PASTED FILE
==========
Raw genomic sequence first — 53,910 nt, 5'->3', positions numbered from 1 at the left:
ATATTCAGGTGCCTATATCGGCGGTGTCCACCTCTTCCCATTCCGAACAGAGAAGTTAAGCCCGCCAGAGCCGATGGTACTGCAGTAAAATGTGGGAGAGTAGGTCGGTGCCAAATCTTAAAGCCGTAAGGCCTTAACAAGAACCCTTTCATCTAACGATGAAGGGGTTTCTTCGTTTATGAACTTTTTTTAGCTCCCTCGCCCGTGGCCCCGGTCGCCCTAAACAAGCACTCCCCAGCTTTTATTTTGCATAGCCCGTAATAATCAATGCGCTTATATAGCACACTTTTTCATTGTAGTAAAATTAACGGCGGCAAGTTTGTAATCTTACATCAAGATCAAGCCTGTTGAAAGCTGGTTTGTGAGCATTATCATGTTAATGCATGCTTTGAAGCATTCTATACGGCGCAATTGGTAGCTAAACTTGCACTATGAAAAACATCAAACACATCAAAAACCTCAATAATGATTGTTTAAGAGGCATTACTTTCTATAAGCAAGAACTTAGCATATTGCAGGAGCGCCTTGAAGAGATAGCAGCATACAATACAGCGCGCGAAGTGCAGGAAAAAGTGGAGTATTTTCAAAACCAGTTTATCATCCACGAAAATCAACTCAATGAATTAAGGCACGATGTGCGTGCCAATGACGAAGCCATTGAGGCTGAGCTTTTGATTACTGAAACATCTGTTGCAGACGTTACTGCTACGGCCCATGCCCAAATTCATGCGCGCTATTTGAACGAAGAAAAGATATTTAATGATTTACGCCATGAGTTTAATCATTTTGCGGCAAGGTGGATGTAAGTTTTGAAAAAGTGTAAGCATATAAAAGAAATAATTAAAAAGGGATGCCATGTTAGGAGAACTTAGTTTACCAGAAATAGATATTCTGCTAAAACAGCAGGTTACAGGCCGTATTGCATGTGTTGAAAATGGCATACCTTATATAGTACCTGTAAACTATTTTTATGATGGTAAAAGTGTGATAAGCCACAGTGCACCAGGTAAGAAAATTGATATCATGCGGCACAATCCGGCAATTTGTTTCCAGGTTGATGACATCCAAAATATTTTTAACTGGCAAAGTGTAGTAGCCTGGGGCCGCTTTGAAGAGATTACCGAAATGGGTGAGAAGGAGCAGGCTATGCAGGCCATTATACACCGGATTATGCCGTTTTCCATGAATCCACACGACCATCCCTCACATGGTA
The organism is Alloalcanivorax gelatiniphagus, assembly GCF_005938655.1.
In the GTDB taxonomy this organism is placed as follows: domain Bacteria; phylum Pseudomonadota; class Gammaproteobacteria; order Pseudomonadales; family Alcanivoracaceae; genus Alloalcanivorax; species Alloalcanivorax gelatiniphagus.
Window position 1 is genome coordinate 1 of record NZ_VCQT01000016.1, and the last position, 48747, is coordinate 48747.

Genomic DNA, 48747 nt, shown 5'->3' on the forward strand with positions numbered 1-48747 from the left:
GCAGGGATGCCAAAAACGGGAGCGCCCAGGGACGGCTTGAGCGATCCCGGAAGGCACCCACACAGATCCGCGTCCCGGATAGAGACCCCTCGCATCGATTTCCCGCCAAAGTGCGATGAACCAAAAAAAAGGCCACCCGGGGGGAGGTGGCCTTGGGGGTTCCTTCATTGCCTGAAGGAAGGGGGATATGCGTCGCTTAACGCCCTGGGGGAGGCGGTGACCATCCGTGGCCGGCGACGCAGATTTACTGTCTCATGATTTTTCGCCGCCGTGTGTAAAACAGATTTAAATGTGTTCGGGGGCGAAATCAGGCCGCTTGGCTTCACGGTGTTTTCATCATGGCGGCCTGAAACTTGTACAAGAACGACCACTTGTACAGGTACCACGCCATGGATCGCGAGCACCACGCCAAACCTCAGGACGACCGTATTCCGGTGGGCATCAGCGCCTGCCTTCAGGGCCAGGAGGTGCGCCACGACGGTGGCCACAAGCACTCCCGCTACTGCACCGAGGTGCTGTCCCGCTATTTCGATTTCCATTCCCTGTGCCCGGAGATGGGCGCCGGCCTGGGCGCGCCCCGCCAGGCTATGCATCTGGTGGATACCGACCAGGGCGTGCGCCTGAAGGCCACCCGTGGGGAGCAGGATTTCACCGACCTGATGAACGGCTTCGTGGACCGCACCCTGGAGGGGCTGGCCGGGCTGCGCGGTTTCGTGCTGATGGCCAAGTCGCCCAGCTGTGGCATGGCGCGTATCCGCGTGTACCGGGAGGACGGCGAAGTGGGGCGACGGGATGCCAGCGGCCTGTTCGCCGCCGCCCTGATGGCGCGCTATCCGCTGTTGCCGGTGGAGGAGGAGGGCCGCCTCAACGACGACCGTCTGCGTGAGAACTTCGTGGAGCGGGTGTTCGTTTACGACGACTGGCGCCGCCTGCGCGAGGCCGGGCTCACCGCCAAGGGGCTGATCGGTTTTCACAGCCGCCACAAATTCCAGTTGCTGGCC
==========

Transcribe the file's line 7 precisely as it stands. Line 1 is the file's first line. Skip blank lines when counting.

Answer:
GCAGGGATGCCAAAAACGGGAGCGCCCAGGGACGGCTTGAGCGATCCCGGAAGGCACCCACACAGATCCGCGTCCCGGATAGAGACCCCTCGCATCGATTTCCCGCCAAAGTGCGATGAACCAAAAAAAAGGCCACCCGGGGGGAGGTGGCCTTGGGGGTTCCTTCATTGCCTGAAGGAAGGGGGATATGCGTCGCTTAACGCCCTGGGGGAGGCGGTGACCATCCGTGGCCGGCGACGCAGATTTACTGTCTCATGATTTTTCGCCGCCGTGTGTAAAACAGATTTAAATGTGTTCGGGGGCGAAATCAGGCCGCTTGGCTTCACGGTGTTTTCATCATGGCGGCCTGAAACTTGTACAAGAACGACCACTTGTACAGGTACCACGCCATGGATCGCGAGCACCACGCCAAACCTCAGGACGACCGTATTCCGGTGGGCATCAGCGCCTGCCTTCAGGGCCAGGAGGTGCGCCACGACGGTGGCCACAAGCACTCCCGCTACTGCACCGAGGTGCTGTCCCGCTATTTCGATTTCCATTCCCTGTGCCCGGAGATGGGCGCCGGCCTGGGCGCGCCCCGCCAGGCTATGCATCTGGTGGATACCGACCAGGGCGTGCGCCTGAAGGCCACCCGTGGGGAGCAGGATTTCACCGACCTGATGAACGGCTTCGTGGACCGCACCCTGGAGGGGCTGGCCGGGCTGCGCGGTTTCGTGCTGATGGCCAAGTCGCCCAGCTGTGGCATGGCGCGTATCCGCGTGTACCGGGAGGACGGCGAAGTGGGGCGACGGGATGCCAGCGGCCTGTTCGCCGCCGCCCTGATGGCGCGCTATCCGCTGTTGCCGGTGGAGGAGGAGGGCCGCCTCAACGACGACCGTCTGCGTGAGAACTTCGTGGAGCGGGTGTTCGTTTACGACGACTGGCGCCGCCTGCGCGAGGCCGGGCTCACCGCCAAGGGGCTGATCGGTTTTCACAGCCGCCACAAATTCCAGTTGCTGGCC